Remember that PayPal saga from last week? You know, the one involving PayPal’s new user agreement which gave the company carte blanche to robocall and autotext users for pretty much any reason under the sun, including surveys and promotions? Well, now the FCC is getting involved and they don’t like what they see.

In a letter sent to PayPal’s general counsel, and originally spotted by The Consumerist, the FCC writes that the company’s new user agreement “may violate federal laws governing the use of autodialed, prerecorded, and artificial voice calls, including text messages.” Specifically, the FCC notes that the new user agreement may run afoul of the Telephone Consumer Protection Act.

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Compounding matters is the whole issue of how users can opt out of receiving such calls and texts. While PayPal told us that they will “honor customers’ requests to decline to receive auto-dialed or prerecorded calls,” how to go about that process hasn’t been communicated clearly, if at all.

The FCC’s letter reads in part:

If PayPal plans to make autodialed, prerecorded, or artificial voice calls or text messages
to its customers, please be aware that federal law places strict limits on such communications. For more than two decades, federal lawmakers have sought to protect consumers from harassing, intrusive, and unwanted calls and text messages. The FCC recognizes that “automated or prerecorded telephone calls [are] a greater nuisance and invasion of privacy than live solicitation calls,” and that “such calls can be costly and inconvenient” for consumers.

The FCC further informs PayPal that if they want the freedom to make prerecorded calls, whether they be telemarketing calls or not, they must first obtain prior express written consent from any and all recipients.

Per FCC regulations, prior express written consent must be in writing and bear the signature of the person who will receive the calls/texts. More importantly, a company can not make signing such an agreement as a “condition of purchasing any property, goods, or services.”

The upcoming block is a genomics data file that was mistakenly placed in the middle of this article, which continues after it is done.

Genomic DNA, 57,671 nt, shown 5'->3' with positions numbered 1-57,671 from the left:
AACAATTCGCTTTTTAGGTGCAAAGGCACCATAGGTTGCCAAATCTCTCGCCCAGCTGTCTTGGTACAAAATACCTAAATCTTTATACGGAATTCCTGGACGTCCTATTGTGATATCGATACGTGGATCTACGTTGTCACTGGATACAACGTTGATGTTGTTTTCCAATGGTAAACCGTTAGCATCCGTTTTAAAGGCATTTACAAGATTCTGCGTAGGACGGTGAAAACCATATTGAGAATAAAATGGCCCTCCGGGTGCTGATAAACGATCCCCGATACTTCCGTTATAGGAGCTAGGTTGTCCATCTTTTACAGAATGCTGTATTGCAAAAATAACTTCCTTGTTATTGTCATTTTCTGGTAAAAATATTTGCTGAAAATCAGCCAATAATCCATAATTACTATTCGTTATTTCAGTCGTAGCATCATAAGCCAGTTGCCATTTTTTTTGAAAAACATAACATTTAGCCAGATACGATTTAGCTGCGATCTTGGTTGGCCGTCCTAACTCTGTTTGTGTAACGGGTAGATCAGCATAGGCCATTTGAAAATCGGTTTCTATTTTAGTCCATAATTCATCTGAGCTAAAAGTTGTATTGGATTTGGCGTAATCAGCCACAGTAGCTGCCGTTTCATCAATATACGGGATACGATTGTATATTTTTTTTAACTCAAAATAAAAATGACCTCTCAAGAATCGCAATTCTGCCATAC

PayPal’s user agreement in this regard falls completely flat.

In fact, the agreement states in bolded capital letters: IF YOU DO NOT AGREE TO THE AMENDED USER AGREEMENT, PRIVACY POLICY OR ACCEPTABLE USE POLICY, YOU MAY CLOSE YOUR ACCOUNT BEFORE JULY 1, 2015 AND YOU WILL NOT BE BOUND BY THE AMENDED TERMS.

So how is this going to play out?

Well it seems that PayPal will have to revise their user agreement lest they continue to raise the ire of authorities and fork over a lot of money in fines.

The FCC letter informs PayPal that it may be subject of penalties of up to $16,000 for each improper call or text message.

You might also recall that PayPal’s new user agreement allows the company to contact users at any phone number they manage to obtain. The FCC also finds this problematic because even in cases where prior written consent is given, such consent is only applicable to a specified phone number.

The FCC notes:

A blanket User Agreement that purports to apply to “any telephone number that [consumers] have provided us or that we have otherwise obtained” does not meet the level of specificity required by law. Many consumers have more than one telephone line. Consumers have the right to choose on which line(s) they wish to receive telemarketing or advertising calls, if they elect to receive such calls at all.

We’ve reached out to PayPal for comment and will provide updates as they come in.

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